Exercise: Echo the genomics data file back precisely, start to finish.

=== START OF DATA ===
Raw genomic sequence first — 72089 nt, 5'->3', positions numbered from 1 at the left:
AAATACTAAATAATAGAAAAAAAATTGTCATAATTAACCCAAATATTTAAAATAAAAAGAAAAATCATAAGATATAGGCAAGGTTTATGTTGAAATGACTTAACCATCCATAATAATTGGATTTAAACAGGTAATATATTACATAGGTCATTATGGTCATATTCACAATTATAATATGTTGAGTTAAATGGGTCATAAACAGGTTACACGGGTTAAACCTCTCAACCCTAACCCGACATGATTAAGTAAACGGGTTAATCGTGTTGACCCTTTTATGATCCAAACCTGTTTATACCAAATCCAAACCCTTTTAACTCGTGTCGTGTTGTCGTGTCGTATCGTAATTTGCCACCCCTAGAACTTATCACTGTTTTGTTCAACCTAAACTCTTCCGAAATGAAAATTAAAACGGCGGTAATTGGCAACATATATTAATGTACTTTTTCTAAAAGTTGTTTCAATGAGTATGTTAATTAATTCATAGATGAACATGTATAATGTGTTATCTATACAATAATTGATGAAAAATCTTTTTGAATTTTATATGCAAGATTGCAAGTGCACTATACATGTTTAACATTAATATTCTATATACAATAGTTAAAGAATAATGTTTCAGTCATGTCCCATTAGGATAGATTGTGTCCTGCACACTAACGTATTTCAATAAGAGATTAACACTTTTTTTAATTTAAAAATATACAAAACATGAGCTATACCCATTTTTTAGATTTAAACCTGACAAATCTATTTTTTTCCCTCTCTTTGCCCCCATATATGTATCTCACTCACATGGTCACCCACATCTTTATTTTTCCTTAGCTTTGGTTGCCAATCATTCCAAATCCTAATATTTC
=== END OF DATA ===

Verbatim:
Raw genomic sequence first — 72089 nt, 5'->3', positions numbered from 1 at the left:
AAATACTAAATAATAGAAAAAAAATTGTCATAATTAACCCAAATATTTAAAATAAAAAGAAAAATCATAAGATATAGGCAAGGTTTATGTTGAAATGACTTAACCATCCATAATAATTGGATTTAAACAGGTAATATATTACATAGGTCATTATGGTCATATTCACAATTATAATATGTTGAGTTAAATGGGTCATAAACAGGTTACACGGGTTAAACCTCTCAACCCTAACCCGACATGATTAAGTAAACGGGTTAATCGTGTTGACCCTTTTATGATCCAAACCTGTTTATACCAAATCCAAACCCTTTTAACTCGTGTCGTGTTGTCGTGTCGTATCGTAATTTGCCACCCCTAGAACTTATCACTGTTTTGTTCAACCTAAACTCTTCCGAAATGAAAATTAAAACGGCGGTAATTGGCAACATATATTAATGTACTTTTTCTAAAAGTTGTTTCAATGAGTATGTTAATTAATTCATAGATGAACATGTATAATGTGTTATCTATACAATAATTGATGAAAAATCTTTTTGAATTTTATATGCAAGATTGCAAGTGCACTATACATGTTTAACATTAATATTCTATATACAATAGTTAAAGAATAATGTTTCAGTCATGTCCCATTAGGATAGATTGTGTCCTGCACACTAACGTATTTCAATAAGAGATTAACACTTTTTTTAATTTAAAAATATACAAAACATGAGCTATACCCATTTTTTAGATTTAAACCTGACAAATCTATTTTTTTCCCTCTCTTTGCCCCCATATATGTATCTCACTCACATGGTCACCCACATCTTTATTTTTCCTTAGCTTTGGTTGCCAATCATTCCAAATCCTAATATTTC